Israel will allow unvaccinated tourists of all ages to enter the country starting on March 1, after Prime Minister Naftali Bennett and Health Minister Nitzan Horowitz agreed on Sunday to lift several COVID restrictions.
“We are seeing a constant decline in morbidity data, so it is time to gradually open up,” Bennett said.
The change means that for the first time in almost two years, families with children aged 5 or younger can travel to Israel.
Incoming tourists will be required to undergo two PCR lab tests, one before departure and one upon landing in Israel.
Israelis returning from abroad will not need a rapid antigen test before boarding their planes, and will only need to take a PCR lab test upon arrival. In addition, unvaccinated Israelis will no longer have to quarantine upon arrival, as long as they have a negative PCR test at the airport in Israel.
In schools, middle school students will no longer need to be tested every week, beginning on February 24. Elementary schools will end the weekly testing requirement starting on March 10.
Drop in serious cases halts
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The infection rate and the number of serious COVID cases in Israel were largely unchanged over the past couple of days, official figures released on Sunday show, after a steady decline in these metrics for several weeks.
The total number of new confirmed cases continued to drop significantly, according to the Health Ministry, with 10,354 on Saturday, compared with 12,583 on Friday and 18,045 the previous Saturday, in a further sign the omicron wave is waning.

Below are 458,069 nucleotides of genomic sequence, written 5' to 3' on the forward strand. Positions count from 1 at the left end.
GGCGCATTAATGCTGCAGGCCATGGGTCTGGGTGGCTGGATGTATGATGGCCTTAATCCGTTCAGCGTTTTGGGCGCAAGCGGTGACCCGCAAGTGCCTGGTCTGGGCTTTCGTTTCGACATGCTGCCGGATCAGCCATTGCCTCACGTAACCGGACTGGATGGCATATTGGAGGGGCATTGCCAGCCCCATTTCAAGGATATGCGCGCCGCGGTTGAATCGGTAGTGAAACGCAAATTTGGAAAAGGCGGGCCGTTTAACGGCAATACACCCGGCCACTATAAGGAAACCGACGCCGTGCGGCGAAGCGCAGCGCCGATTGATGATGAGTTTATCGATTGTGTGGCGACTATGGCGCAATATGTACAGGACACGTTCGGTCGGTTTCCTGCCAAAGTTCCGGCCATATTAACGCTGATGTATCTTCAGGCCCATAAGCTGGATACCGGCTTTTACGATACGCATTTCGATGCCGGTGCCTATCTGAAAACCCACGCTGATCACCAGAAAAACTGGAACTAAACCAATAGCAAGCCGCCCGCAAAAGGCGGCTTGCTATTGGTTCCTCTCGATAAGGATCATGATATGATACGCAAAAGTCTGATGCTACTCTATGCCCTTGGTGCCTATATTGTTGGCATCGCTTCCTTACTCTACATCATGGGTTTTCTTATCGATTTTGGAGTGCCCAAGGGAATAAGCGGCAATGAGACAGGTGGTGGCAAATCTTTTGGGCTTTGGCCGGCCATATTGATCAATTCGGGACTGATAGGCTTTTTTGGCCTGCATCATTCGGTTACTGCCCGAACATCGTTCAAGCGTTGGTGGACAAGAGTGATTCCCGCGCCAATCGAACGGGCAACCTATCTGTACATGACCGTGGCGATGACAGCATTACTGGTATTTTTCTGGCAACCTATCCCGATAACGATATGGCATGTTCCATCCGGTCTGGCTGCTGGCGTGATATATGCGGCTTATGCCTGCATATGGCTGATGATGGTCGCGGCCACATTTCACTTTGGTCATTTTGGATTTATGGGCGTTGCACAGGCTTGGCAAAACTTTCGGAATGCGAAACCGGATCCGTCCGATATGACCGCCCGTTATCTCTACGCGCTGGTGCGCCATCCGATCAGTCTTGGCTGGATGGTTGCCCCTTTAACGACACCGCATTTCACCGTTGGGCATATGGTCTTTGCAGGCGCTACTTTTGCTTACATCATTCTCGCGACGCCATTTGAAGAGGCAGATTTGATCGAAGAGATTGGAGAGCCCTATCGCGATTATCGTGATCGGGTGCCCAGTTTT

There are 832 serious cases in Israel as of Sunday morning – 10 more cases than on Saturday – with 317 of them in critical condition. While the curve of serious cases has plateaued during the last couple of days, there is an overall decrease of 36.7 percent compared with the previous week.
The R number, which shows how many people each COVID carrier infects on average, is still well below 1, meaning that the pandemic is shrinking, but has remained at 0.67 for three days in a row. The latest number is calculated using data from 10 days prior.
Bennett announced on Thursday that the Green Pass, Israel's digital vaccination passport, is set to expire on March 1 and will not be extended, as “the omicron wave has been broken” and Israel is witnessing a steep decline in the number of serious patients.
The Green Pass limited entry to indoor venues and large gatherings to people who had recovered from coronavirus or received at least three doses of the vaccine.
The Associated Press contributed to this report.